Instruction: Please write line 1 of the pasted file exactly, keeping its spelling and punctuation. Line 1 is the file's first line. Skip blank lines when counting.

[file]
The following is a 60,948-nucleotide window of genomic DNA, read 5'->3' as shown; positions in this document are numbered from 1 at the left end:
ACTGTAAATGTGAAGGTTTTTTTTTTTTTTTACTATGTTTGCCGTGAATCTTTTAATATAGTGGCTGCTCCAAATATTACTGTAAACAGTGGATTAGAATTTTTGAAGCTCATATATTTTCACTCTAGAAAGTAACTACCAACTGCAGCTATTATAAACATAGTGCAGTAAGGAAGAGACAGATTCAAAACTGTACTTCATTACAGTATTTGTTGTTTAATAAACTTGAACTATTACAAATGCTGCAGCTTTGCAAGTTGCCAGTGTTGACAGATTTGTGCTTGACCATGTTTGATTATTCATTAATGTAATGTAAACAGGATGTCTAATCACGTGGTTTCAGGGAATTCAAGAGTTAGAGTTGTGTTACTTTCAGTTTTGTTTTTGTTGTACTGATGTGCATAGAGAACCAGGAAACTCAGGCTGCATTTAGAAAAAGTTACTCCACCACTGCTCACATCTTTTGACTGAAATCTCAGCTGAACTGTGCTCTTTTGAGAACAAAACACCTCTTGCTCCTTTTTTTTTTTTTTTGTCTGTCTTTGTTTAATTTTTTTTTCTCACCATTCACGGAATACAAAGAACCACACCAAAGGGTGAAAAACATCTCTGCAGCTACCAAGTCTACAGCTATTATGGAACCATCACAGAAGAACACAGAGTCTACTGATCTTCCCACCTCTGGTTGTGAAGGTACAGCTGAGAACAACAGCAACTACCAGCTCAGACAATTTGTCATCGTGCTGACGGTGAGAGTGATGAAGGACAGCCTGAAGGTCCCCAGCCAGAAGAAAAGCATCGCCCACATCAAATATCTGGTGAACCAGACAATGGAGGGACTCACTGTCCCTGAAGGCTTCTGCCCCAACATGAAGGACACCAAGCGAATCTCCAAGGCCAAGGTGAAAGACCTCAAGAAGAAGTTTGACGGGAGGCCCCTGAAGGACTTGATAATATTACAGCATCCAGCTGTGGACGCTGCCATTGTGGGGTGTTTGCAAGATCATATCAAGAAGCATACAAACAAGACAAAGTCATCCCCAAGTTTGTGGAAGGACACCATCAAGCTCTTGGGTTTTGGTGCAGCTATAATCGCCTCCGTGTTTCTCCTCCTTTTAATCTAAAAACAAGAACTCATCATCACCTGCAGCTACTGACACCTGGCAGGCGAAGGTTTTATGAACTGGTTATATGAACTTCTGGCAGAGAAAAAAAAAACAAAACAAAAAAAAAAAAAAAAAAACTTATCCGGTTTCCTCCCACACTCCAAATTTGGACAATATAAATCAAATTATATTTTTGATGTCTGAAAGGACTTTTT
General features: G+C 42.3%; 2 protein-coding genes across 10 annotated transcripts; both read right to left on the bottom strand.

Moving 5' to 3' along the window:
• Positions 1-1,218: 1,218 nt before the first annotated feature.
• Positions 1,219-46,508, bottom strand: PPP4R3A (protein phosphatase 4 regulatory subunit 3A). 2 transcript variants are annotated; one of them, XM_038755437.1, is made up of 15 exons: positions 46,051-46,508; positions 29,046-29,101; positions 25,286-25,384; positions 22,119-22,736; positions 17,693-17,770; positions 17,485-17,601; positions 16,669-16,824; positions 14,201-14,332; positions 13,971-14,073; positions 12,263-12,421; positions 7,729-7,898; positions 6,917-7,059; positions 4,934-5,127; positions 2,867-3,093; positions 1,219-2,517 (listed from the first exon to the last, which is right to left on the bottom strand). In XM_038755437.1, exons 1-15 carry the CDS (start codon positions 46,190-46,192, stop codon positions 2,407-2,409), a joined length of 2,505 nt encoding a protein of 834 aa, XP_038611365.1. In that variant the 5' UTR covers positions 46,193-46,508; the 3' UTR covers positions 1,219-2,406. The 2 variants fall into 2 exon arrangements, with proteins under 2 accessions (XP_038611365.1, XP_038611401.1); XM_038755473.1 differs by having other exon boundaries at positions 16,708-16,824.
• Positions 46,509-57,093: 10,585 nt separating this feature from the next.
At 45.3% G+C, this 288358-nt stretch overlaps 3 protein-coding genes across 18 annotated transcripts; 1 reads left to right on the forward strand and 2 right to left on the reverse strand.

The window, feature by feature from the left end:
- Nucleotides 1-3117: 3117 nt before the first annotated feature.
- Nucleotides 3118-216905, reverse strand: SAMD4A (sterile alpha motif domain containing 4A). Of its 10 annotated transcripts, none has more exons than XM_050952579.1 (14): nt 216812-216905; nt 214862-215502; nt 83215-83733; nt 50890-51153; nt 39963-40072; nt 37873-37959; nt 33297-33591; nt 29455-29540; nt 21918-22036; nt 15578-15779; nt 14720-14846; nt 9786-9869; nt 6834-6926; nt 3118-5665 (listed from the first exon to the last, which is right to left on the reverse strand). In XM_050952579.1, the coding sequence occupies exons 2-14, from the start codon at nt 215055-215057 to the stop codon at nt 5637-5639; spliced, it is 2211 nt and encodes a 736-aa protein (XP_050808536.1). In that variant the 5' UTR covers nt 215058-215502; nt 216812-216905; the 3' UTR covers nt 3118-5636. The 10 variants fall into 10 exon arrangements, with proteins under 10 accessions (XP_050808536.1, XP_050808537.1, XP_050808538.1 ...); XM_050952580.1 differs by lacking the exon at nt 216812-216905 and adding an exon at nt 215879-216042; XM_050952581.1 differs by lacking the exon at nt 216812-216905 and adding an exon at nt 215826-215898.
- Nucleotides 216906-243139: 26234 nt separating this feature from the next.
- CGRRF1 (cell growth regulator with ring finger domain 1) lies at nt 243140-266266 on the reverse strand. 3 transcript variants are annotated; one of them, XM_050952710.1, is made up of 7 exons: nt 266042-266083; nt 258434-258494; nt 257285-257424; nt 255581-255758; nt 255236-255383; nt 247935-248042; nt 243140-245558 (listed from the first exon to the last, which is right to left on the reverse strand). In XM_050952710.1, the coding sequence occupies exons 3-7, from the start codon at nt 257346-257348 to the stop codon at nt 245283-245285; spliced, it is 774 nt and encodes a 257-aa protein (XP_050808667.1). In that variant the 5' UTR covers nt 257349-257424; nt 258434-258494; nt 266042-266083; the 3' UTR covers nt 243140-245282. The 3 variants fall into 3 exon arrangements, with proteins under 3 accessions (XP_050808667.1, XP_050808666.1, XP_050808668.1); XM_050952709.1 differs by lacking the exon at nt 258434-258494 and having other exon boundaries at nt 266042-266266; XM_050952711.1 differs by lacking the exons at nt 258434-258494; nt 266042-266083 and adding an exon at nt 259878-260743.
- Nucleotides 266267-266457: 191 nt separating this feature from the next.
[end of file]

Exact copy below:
The following is a 60,948-nucleotide window of genomic DNA, read 5'->3' as shown; positions in this document are numbered from 1 at the left end: